How To Make Your Home More Energy Efficient

We all have a responsibility to reduce our carbon footprint, and with some home remodeling, and other small steps, you can significantly make your home more energy efficient. Take a look at our blog article to read what options you have towards creating an energy-efficient home.

1. Insulate your walls and attic Insulation means that heat isn’t escaping or entering your home when unwanted. Rather, with proper insulation, your home will stay warm in winter with minimal heating, and cool in summer with minimal cooling. Wall insulation can greatly increase your home’s energy efficiency, which will improve your comfort and also reduce your energy bills. Conventional stud walls that have many wall cavities can be improved through blown-in insulation. Additionally, if your attic is unfinished,upgraded and additional insulation will greatly pay off and improve your home’s energy efficiency. Materials that are often used are fiberglass, cellulose and foam insulation. These all have to be properly installed and checked with an infrared camera to make sure there aren’t any voids. 2. Upgrade or replace windows Windows are another big area where energy efficiency can be greatly improved. Old windows are often leaky and not well insulated. You can either replace these old windows with new energy-efficient ones (this would be best), or improve your existing windows with weather-stripping and storm windows. Especially replacing single-glazed windows will improve your home’s energy efficiency.

3. Plant trees and shrubs around your house for shade The shade from trees and shrubs falling onto your house serves as a natural cooling and insulation mechanism, which alone can help in increasing your home’s energy efficiency. Especially if you plant these trees on the south and west sides of your home, their ability to block infrared radiation in the summer is greatest. If your trees are deciduous (meaning that they shed their leaves in the winter), then in winter, when extra heat may be needed, the infrared radiation is let through to warm up your house. 4. Replace your older furnace with an energy efficient one Old furnaces waste a lot of fuel; if your furnace was built before 1992, it probably is wasting about 35% of the fuel you’re pumping in, and it’s most likely close to the end of its service life. In this case, replacing your old furnace with one that has an annual efficiency of 90% is recommended. With this type of furnace, no more than 10% is wasted, and you can save up to 27% on your heating bill. Now, if your furnace was built after 1991 then it will probably have an efficiency of around 80%. Upgrading to a higher efficiency model could increase your savings by about 11%. And if you have boilers and hot-water heat distribution (such as radiators and baseboards), then upgrading to a modern condenser boiler that has an outdoor reset can save you a lot of money. Condensing boilers significantly reduce the circulating loop temperature and therefore improve your home’s energy efficiency, and reduce your bills. 5. Improve efficiency of your hot water system Your hot water system can be another big sink of energy. Just by reducing the temperature of your water heater to 120°F and insulating your hot water lines (so they don’t cool down as quickly), can greatly improve your home’s energy efficiency. Another option is to install low-flow fixtures for your showers and bathtubs, and faucets (for your faucets, these fixtures are called faucet aerators). Efficient shower heads will have a lower flow rate and therefore reduce your water usage. In addition to low-flow fixtures, “on demand” hot water circulating loops (these use small pumps to accelerate the delivery of hot water) can greatly increase your energy efficiency. These loops are only activated when users turn on, say, your bathroom or kitchen tap, and they then turn off again when the hot water reaches the fixture.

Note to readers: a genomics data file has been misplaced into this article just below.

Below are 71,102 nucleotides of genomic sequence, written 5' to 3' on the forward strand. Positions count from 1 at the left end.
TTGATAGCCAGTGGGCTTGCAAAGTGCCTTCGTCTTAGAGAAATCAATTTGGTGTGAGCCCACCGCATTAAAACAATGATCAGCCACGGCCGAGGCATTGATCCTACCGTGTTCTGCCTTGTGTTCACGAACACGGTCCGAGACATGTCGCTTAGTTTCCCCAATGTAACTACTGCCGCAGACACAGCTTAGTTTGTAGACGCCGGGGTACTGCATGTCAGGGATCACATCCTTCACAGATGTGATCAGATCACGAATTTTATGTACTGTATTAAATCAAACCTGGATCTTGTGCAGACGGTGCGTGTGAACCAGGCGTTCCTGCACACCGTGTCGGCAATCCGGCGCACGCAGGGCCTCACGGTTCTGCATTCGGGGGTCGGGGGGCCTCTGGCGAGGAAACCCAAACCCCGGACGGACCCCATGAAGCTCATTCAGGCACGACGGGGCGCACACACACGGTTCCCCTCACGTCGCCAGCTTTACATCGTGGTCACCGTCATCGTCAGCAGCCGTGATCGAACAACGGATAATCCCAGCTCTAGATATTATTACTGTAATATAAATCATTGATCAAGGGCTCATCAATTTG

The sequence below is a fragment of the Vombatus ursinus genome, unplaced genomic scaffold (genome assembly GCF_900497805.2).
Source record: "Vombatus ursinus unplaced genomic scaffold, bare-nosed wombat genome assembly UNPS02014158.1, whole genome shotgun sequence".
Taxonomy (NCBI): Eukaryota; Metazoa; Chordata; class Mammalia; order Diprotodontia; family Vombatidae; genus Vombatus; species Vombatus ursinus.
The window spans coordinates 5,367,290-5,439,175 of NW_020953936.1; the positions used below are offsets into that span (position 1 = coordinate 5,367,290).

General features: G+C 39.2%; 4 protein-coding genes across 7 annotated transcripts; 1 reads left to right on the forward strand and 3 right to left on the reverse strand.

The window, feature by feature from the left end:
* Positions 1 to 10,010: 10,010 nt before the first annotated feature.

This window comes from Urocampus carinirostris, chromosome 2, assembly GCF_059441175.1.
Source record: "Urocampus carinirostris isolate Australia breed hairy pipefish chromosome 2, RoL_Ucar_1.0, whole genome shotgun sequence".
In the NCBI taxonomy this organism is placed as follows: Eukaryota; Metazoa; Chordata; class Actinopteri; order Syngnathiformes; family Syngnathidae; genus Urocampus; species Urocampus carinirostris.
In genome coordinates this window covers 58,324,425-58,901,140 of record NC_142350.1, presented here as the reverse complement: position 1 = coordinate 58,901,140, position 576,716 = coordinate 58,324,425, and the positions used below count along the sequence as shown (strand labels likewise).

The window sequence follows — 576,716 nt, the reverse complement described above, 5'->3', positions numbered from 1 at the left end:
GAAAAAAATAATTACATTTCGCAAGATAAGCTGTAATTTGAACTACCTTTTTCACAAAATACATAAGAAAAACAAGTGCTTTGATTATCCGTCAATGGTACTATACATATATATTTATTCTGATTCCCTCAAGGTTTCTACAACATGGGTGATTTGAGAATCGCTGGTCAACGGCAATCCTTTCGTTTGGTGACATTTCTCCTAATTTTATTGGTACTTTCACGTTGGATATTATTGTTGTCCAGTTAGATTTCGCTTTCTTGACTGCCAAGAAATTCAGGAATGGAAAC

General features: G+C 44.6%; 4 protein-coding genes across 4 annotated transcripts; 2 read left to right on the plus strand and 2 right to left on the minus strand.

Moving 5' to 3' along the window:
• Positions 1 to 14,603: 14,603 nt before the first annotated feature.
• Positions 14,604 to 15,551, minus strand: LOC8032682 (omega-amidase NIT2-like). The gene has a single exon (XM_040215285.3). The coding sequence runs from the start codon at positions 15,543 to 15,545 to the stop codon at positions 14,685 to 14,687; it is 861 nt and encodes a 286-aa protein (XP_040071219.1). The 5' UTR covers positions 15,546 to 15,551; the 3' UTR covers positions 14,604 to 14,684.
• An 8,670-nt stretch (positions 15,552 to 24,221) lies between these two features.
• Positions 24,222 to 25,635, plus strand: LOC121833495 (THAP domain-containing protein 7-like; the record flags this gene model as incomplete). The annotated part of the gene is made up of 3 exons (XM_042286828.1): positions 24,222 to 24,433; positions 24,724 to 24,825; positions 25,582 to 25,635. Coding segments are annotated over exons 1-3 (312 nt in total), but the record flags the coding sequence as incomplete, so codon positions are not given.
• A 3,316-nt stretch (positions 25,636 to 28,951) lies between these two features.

6. Replace old light bulbs LEDs (light-emitting diode) and CFLs (compact fluorescent lamps) use much less electricity than normal incandescents. CFLs save 75% of the electricity otherwise needed for an incandescent. CFLs also last much longer than an incandescent bulb: CFLs last 10,000 hours and incandescent only 1,000. LEDs are great as well; they use up to 90% less energy and therefore greatly reduce your energy bills. 7. Don’t use old refrigerators Sometimes people like to keep their old refrigerator after buying a new one. The old one, they think, can be used as a backup for drinks or for food needed for parties. But old refrigerators are not very energy efficient and will cost you over $100 at least per year to run. It’s best to keep only one refrigerator, one with a high energy efficiency rating. Also, get the right-sized refrigerator that serves your needs. Having a big refrigerator and not using all its space is a waste in energy that you could easily avoid.

8. Use a fan instead of air conditioning Sometimes we forget that it is also an option to turn on just the fan, without air conditioning, to cool down your home. Using fans will make your rooms feel 10 degrees cooler, and you’ll only use 10% of the energy you would otherwise use for your air conditioner. So when it’s not too hot, consider using your fan instead of your air conditioner. This will greatly reduce the amount of carbon dioxide emitted, and also increase your savings.

Sources:

www.greenhomeguide.com/know-how/article/9-ways-to-make-your-home-more-energy-efficient

www.nrdc.org/stories/energy-efficient-home-makeover

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